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Last Updated on May 6, 2015, by eNotes Editorial. Word Count: 237

Born in West Clanden, Surrey, England, on December 14, 1920, Rosemary Sutcliff was educated privately and traveled widely until she was ten, when her father retired from the navy and the family settled in Devonshire. When she was young, Sutcliff suffered from an ailment that left her permanently disabled. She lists her interests as painting, needlework, dogs, and travel.

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She published her first book, The Chronicles of Robin Hood, in 1950 and began a literary career characterized by a wide range of historical fiction for both adults and children. She set her next three works in the Renaissance era and then began the trilogy about Roman Britain for which she is best known: The Eagle of the Ninth, The Silver Branch, and The Lantern Bearers. The Eagle of the Ninth won the Phoenix Award of the Children's Literature Association in 1985, and The Lantern Bearers won the Carnegie Medal for the outstanding children's book of 1959.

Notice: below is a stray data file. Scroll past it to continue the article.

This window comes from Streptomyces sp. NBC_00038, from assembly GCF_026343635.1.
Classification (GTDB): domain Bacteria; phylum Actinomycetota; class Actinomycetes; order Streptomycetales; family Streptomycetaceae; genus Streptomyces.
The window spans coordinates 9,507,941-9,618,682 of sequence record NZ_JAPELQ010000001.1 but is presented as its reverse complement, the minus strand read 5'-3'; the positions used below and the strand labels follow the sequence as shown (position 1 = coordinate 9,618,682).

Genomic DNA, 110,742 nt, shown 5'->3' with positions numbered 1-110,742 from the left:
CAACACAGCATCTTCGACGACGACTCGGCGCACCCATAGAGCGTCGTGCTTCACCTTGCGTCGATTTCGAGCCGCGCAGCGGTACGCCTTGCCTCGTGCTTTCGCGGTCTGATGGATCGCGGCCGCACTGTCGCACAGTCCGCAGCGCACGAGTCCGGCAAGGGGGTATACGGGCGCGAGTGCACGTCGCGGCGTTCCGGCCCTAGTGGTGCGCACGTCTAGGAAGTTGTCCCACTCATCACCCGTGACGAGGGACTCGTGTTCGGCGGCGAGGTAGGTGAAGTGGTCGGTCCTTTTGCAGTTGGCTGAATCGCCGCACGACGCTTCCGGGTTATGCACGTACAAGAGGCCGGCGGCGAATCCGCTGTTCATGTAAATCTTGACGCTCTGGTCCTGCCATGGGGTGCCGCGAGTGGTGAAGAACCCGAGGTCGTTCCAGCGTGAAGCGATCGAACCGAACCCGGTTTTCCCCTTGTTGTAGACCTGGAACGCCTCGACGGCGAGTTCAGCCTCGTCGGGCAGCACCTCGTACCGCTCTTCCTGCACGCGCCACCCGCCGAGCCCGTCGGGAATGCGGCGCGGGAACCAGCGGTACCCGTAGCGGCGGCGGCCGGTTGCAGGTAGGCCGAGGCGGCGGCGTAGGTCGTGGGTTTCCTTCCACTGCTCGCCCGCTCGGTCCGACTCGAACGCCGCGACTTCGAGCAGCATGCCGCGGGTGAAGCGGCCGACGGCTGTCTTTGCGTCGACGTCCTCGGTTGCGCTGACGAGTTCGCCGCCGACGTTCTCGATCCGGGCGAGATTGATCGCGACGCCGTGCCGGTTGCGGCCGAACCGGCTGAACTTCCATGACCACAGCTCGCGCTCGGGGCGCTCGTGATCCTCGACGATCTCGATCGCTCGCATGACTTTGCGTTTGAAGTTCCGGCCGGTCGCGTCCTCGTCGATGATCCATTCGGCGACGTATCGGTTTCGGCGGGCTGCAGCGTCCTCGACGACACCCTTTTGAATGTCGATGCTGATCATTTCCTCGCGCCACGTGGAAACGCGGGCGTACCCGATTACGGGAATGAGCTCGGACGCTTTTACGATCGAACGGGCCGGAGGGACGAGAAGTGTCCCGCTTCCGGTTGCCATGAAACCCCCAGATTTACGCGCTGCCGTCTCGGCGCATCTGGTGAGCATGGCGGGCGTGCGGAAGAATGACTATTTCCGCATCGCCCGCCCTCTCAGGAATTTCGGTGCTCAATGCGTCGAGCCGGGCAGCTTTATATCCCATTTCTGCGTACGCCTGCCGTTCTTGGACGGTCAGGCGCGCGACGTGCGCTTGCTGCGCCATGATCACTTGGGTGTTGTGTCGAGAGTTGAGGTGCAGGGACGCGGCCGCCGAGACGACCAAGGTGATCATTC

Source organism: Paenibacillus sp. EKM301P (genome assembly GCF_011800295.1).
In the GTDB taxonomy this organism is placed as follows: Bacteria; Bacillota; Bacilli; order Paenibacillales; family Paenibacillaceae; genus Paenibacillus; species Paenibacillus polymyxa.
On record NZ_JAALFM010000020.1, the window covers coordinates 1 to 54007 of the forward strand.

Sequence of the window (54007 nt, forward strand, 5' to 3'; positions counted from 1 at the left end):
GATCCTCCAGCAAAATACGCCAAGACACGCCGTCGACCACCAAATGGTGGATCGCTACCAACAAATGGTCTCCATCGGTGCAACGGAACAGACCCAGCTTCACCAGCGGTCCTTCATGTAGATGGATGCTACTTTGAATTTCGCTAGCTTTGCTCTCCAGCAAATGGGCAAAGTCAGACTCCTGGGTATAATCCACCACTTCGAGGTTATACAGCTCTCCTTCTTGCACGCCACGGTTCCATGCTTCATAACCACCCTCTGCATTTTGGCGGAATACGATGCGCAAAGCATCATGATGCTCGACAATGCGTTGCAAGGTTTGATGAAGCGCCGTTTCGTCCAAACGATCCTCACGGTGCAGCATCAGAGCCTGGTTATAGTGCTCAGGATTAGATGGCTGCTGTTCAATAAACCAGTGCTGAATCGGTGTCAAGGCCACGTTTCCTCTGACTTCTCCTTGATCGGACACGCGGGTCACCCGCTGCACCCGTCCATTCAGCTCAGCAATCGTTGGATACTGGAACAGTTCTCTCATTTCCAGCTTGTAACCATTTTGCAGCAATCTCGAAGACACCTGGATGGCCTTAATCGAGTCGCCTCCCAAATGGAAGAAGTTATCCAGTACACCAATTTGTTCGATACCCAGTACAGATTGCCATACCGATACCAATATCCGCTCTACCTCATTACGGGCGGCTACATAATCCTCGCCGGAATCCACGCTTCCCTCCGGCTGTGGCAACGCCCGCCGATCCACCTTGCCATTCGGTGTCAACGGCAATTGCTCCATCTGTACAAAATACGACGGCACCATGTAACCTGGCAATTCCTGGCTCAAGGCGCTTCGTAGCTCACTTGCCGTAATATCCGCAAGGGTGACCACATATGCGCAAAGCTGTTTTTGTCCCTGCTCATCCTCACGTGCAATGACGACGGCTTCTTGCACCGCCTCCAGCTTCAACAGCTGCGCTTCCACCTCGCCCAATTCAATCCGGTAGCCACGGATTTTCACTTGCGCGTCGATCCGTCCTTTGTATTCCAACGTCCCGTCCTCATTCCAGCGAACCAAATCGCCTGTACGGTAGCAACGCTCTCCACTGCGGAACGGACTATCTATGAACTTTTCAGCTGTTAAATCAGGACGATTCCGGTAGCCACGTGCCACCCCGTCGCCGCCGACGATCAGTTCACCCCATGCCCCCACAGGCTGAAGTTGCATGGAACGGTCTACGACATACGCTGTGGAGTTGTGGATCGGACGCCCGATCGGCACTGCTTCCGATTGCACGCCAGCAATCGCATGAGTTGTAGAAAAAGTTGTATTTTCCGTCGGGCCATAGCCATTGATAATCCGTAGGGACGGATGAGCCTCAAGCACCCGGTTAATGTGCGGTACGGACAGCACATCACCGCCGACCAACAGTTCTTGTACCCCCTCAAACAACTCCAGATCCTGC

Critics most often praise Sutcliff for the accuracy and detail of her historical settings and actions. Careful renderings of dress, food, custom, and place recreate vivid worlds of times past. Many critics have commented on the tragic themes in her books; Sutcliff responded to this in her acceptance speech for the Phoenix Award: "I don't believe one should make allowance for young readers, feed them pap.... Children should be allowed the great themes, which they can receive and make use of better than most adults can."

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